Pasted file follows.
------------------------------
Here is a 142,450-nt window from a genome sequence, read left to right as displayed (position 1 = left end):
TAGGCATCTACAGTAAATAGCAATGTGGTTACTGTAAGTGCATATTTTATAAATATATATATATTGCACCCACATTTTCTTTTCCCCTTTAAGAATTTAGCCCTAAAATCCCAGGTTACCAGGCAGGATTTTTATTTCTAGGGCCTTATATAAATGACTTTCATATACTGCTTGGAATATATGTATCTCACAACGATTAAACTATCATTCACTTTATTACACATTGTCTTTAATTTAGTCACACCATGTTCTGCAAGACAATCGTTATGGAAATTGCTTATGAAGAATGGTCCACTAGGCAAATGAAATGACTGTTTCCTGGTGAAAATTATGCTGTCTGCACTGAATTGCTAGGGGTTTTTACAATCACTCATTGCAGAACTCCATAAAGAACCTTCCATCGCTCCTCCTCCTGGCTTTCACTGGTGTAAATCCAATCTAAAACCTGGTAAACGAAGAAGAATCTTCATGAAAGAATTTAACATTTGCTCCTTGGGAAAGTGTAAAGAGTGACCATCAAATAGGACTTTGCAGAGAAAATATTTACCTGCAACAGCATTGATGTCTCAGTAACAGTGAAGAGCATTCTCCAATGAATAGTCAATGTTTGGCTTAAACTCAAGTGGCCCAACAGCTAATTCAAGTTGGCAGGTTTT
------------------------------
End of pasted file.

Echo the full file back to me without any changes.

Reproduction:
Here is a 142,450-nt window from a genome sequence, read left to right as displayed (position 1 = left end):
TAGGCATCTACAGTAAATAGCAATGTGGTTACTGTAAGTGCATATTTTATAAATATATATATATTGCACCCACATTTTCTTTTCCCCTTTAAGAATTTAGCCCTAAAATCCCAGGTTACCAGGCAGGATTTTTATTTCTAGGGCCTTATATAAATGACTTTCATATACTGCTTGGAATATATGTATCTCACAACGATTAAACTATCATTCACTTTATTACACATTGTCTTTAATTTAGTCACACCATGTTCTGCAAGACAATCGTTATGGAAATTGCTTATGAAGAATGGTCCACTAGGCAAATGAAATGACTGTTTCCTGGTGAAAATTATGCTGTCTGCACTGAATTGCTAGGGGTTTTTACAATCACTCATTGCAGAACTCCATAAAGAACCTTCCATCGCTCCTCCTCCTGGCTTTCACTGGTGTAAATCCAATCTAAAACCTGGTAAACGAAGAAGAATCTTCATGAAAGAATTTAACATTTGCTCCTTGGGAAAGTGTAAAGAGTGACCATCAAATAGGACTTTGCAGAGAAAATATTTACCTGCAACAGCATTGATGTCTCAGTAACAGTGAAGAGCATTCTCCAATGAATAGTCAATGTTTGGCTTAAACTCAAGTGGCCCAACAGCTAATTCAAGTTGGCAGGTTTT